I am amazed how often I hear this expression….
Here in Seattle several members of our beloved Seahawks football team use this phrase to describe the motivating factor in their game after being overlooked in the player draft. Their chip shouts “I will show all you pundits who didn’t recognize the great a player I would become.” I suspect Richard Sherman or Doug Baldwin would be King of the Chips.
So what’s my chip? I suspect it is being small. My parents tried to soften the blow by saying I was “short of stature”. Grandma used to say, “big things come in small packages”. I discovered for myself that being small also got me into “tight spaces” and to the top of pyramids. I also found success in wrestling because of the lower weight categories and golf where size didn’t seem to matter. But I confess that to this day a large part of my drive is fueled by a small chip.
So where does this expression come from? In the 15th century a “chip on the shoulder” was the ancient right of shipwrights to take home a daily allowance of offcuts of timber.” I suppose it was the equivalent to a seamstress of the “remnant” of material or fabric in clothes-making. Apparently, the chip practice was often abused and eventually stopped. Maybe that’s part of the reason why the phrase has taken on a negative connotation as the “act of holding a grudge or grievance that readily provokes disputation”. I guess Richard Sherman has some historical warrant for being a defensive back. Maybe that explains how my chip lead to a few playground fights with bigger bullies.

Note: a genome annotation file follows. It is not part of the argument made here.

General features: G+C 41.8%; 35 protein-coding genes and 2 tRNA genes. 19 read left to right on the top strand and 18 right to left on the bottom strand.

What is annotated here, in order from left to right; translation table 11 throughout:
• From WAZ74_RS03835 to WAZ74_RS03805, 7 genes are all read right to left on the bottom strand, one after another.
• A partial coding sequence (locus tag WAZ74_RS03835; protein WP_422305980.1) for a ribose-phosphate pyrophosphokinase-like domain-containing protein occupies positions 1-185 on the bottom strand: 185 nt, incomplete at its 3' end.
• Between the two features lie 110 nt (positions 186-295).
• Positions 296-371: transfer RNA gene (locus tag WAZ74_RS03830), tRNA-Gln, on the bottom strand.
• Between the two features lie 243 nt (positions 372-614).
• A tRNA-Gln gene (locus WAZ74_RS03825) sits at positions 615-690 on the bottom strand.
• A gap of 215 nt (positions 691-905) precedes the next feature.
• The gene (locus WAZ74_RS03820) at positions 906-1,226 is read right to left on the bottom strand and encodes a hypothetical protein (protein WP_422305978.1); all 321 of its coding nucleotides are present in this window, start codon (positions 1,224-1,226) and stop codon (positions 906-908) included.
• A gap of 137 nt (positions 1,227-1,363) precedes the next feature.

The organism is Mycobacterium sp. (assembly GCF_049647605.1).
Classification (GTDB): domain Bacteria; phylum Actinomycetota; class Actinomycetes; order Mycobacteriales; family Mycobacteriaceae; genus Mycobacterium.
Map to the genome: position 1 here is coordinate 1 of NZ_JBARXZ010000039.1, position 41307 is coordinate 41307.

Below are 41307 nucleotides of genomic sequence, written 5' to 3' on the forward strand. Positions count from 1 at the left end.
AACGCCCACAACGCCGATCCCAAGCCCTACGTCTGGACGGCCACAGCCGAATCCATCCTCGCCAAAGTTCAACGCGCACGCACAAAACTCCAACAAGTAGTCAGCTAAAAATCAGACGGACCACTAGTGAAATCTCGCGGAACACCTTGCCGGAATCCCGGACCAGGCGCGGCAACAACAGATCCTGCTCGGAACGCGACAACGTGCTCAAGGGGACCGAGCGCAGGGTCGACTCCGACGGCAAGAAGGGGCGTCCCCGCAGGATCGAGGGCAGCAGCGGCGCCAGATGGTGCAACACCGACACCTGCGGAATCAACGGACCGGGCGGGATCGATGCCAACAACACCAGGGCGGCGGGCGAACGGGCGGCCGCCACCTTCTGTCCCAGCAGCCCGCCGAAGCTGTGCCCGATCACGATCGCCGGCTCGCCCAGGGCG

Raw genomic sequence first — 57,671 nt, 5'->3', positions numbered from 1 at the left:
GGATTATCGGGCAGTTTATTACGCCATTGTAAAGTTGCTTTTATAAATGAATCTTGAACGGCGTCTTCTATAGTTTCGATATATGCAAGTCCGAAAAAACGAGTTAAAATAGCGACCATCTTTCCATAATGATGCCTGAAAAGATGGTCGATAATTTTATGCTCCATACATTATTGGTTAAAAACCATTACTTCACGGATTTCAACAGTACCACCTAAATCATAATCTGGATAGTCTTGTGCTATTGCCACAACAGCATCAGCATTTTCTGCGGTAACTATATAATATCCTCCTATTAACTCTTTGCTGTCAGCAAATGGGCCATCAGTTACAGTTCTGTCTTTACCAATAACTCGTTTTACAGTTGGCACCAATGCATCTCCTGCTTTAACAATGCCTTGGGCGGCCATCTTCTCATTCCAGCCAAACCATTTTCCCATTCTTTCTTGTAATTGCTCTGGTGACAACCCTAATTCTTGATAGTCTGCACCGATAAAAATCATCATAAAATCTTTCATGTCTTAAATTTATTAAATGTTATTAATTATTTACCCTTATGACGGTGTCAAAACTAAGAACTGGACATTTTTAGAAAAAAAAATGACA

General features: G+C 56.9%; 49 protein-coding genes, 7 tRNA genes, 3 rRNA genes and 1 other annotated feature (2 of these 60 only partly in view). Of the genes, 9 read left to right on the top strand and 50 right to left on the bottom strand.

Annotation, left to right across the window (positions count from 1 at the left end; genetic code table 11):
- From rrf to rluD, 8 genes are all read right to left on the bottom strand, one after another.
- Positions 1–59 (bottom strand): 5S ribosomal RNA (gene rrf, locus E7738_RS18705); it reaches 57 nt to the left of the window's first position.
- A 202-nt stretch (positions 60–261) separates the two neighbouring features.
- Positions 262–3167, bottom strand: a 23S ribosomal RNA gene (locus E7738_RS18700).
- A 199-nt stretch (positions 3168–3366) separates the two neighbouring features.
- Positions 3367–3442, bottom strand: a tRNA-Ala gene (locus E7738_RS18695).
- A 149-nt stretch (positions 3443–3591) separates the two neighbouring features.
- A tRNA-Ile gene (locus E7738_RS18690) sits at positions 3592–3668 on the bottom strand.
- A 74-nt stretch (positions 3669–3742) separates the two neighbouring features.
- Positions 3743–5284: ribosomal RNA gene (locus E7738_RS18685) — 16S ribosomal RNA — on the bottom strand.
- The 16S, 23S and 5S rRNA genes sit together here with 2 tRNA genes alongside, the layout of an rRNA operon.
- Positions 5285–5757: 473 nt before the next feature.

My current chip is prompted by the query, “So are you retired?” Seems like an innocent enough question, but it feels somewhat accusatory. Here’s what I wrote in a magazine article recently,
“Are you retired?” That question was coming with annoying frequency. Did I look so old? Was it an invitation to a club I wasn’t ready to join? Was I simply in denial? If this were a multiple-choice question for my college students, I suppose the correct answer was d.) all the above.
But perhaps I chafed at this query because I taught in the unit on aging in my human development course, that “retirement” was a social construct of the post WWII years which “scrap-heaped” (my words) older Americans in an attempt to make jobs available for G.I.’s returning from the war.
I knew from personal experience that my farmer grandfather never “retired”. He kept working productively into his 80s and extended his “coffee breaks” accordingly. The words of the poet, Robert Frost, capture my sentiment.
But I have promises to keep,
And miles to go before I sleep
And miles to go before I sleep.
Wow, maybe the chip was a board…
While at a conference recently I ran into a really old person who knew my dad. She used another expression/phrase which gives me hope as I live the 3rd Act of my life. She said, “You certainly are a ‘chip off the old block’.” That felt like a wonderful compliment because my dad was an exceptionally caring, generous and happy person.
To be even a small chip off that block would make him and little, old me very happy!